social influences.
Overall, my decision to help someone with a flat tire would depend on a complex interplay of
situational, social, and personal factors, including the presence of bystanders, my perceptions
of the situation, my level of competence and confidence, and my empathic concern for the
individual in need.
Chapter 12 - Quick Quiz 1
1. Social psychology differs from psychology in its focus on ______.
a) people’s susceptibility to clever advertising
b) the influences of the social world in which we exist
c) abnormal behavior
d) conformity
1. b
Explanation:
Social psychology differs from psychology in its focus on the way we are influenced by
others around us and the way we, in turn, influence others.
2. You get a free sample of a new cereal in the mail. The company hopes you will try the
cereal and then feel obligated to buy it. What term do psychologists use to describe this
phenomenon?
a) norm of reciprocity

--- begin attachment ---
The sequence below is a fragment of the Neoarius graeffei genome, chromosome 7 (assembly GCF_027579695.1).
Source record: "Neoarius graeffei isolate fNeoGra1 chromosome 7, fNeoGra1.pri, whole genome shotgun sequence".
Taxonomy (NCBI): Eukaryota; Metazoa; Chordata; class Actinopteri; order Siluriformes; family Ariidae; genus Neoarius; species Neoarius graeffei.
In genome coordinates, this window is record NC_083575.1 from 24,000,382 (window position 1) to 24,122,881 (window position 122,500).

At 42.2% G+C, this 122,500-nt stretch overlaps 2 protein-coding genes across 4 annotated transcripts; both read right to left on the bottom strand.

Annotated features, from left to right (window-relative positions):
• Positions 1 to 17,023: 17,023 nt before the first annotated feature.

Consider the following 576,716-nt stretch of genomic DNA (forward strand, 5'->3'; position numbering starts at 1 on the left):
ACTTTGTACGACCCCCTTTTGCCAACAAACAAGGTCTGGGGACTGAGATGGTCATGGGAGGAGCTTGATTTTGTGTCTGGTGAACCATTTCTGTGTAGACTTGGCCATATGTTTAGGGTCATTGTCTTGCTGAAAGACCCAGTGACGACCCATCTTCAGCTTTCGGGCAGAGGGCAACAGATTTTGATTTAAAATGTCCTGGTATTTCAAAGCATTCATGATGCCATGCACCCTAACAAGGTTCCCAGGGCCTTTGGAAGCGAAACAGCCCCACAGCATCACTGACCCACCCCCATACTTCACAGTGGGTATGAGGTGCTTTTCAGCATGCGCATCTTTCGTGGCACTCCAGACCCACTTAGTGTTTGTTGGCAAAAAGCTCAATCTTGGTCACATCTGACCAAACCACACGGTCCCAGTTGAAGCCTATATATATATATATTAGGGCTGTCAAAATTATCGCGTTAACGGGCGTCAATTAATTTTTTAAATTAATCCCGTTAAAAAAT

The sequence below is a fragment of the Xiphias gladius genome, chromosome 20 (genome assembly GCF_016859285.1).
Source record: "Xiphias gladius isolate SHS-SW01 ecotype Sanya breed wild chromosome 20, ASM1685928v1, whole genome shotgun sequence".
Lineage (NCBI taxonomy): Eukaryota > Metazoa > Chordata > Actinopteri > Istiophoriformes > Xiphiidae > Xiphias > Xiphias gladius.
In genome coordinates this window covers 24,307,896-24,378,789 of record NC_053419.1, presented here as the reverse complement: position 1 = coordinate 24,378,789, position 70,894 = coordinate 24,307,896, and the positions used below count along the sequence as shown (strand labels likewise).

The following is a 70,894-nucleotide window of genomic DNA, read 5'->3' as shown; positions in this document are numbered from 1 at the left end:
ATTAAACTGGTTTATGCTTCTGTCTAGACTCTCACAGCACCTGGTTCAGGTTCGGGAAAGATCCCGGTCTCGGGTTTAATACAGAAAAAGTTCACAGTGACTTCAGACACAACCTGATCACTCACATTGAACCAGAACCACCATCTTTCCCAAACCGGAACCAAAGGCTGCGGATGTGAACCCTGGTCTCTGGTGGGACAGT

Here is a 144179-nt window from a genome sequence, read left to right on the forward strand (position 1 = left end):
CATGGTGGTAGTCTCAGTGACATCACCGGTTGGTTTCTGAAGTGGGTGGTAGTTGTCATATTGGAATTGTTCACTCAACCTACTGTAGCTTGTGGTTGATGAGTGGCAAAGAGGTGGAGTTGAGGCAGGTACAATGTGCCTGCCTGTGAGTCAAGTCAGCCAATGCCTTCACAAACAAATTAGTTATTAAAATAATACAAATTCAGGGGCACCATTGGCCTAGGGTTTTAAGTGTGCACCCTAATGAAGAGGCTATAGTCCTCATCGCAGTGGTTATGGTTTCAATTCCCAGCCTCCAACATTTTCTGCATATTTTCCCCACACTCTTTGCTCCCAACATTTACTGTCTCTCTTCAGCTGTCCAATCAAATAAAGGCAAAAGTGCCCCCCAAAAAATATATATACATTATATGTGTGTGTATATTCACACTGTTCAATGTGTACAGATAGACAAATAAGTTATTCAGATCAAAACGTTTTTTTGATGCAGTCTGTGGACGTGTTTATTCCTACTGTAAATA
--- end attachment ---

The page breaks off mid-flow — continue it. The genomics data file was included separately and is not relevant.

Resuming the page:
b) indebtedness
c) augmented return
d) social facilitation
2. a

Explanation:
The norm of reciprocity involves the tendency of people to feel obligated to
give something in return after they have received something.
3. In both social facilitation and social impairment, the key factor is ___________.
a) time
b) the number of people
c) arousal
d) task difficulty
3. c
Explanation:
Arousal interferes with performance.
4. Which of the following would result in cognitive dissonance?
a) Wearing glasses is dignified; a respected political leader wears glasses.
b) Dresses are feminine; Britney Spears wears dresses.
c) Pink shirts are effeminate; Bruce Willis wears pink shirts.
d) Orange juice is healthy; I love orange juice.
4. c
Explanation:
Bruce Willis is not effeminate so the first statement creates dissonance.
5. Your best friend has been acting rather cool toward you lately. As you try to figure out why,
you are engaging in the process called ________________.
a) attribution
b) causal analysis
c) ascribing values
d) nonverbal communication
5. a
Explanation:
You are coming up with explanations for your friend’s behavior.
6. The realistic conflict theory focuses on conflict ______.
a) within an in-group
b) between two groups
c) within an out-group
d) between two members of an in-group
6. b

Explanation:
Most conflict occurs between different groups.